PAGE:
Policy Implications of Various Midterm Election Scenarios – Washington Policy Research
Policy implications of the November 8 midterms vary based on the election outcome scenarios. A good deal of uncertainty remains, particularly with regard to the Senate races. This is likely to be a close election and the 2023 Congress will likely be closely divided, increasing the need for compromise to enact policy.
With less than a month until the midterm elections, there is still a good deal of uncertainty about the outcome and what that will mean for policy coming out of Washington. Republicans need to win a net five seats to gain control of the House. That seems likely given that: 1) the president’s party historically loses seats in the president’s first midterm election; 2) President Biden’s approval rating is in the low 40s, consistent with losses for his party; and 3) Republicans stand to gain seats from redistricting conducted this election cycle. In the Senate, Republicans need to win a net one seat to gain control. Control of the Senate is more in flux, with polling in the key races within the margin of error, indicating that they will be close. Here, we take a look at the policy implications of each of the three potential election scenarios.
Democrats retain control of the House and Senate. Congress will look to increase spending on pre-K, childcare, a child tax credit, and renewable energy, with potential tax increases to pay for the spending. We believe this is the least likely outcome of the three possible scenarios because of the fundamentals noted above. If Democrats do not retain control of Congress, tax increases are off the table in 2023.
Republicans win the House; Democrats keep the Senate. This would lead to a gridlock scenario where little would get done in the new Congress without compromise. Nevertheless, we’d expect a very active “lame duck” session of Congress as retiring members look to get their priorities passed and current members look to clear the decks ahead of the new Congress in January. During the lame duck, the FY23 budget, higher defense spending, and retirement legislation are all likely to be enacted. Additionally, in 2023, the options for bipartisan legislation under a split government scenario include legislation to re-shore or “friend shore” supply chains, legislation to improve US competitiveness with respect to China, a US-Taiwan trade agreement, privacy legislation, stablecoin regulation, and energy legislation.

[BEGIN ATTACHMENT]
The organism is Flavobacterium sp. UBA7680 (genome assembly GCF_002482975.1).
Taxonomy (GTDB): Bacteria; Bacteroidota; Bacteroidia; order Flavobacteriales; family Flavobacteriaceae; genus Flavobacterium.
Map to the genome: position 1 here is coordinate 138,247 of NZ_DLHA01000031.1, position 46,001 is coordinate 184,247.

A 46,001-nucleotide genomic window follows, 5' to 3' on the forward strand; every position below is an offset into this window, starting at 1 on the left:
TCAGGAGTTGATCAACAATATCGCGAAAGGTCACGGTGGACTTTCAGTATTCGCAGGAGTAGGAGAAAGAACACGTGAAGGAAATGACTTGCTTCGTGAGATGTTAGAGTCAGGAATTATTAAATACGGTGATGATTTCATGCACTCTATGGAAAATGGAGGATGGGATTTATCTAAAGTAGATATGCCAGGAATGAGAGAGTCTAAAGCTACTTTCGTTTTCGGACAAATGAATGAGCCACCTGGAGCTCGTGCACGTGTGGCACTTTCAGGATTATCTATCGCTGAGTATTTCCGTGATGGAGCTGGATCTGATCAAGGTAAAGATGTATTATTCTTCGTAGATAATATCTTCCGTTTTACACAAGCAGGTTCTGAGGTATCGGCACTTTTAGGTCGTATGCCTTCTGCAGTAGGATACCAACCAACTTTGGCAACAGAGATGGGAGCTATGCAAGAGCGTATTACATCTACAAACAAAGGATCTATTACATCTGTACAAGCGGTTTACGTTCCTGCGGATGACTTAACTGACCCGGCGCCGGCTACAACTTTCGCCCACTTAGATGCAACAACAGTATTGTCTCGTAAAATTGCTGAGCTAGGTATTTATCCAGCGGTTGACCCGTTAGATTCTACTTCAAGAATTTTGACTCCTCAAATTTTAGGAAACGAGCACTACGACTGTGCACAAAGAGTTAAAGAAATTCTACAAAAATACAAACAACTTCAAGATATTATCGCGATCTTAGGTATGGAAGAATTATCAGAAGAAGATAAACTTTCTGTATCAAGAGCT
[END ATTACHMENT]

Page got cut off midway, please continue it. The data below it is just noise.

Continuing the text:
Republicans win control of the House and Senate. This would also lead to a gridlock scenario, but one less open to compromise than a split Congress. President Biden would have the ability to veto any legislation passed for the next two years, and we could see a fight over raising the debt ceiling in 2023. Republicans in Congress would focus on immigration and energy policy, with US energy independence likely in focus given higher gasoline prices and the recent decision by OPEC+ to cut oil production.
Regardless of the outcome, all indications are that this could be a very close election in November, which means that neither party will have an outsized majority in 2023. Compromise will be needed to enact policy.
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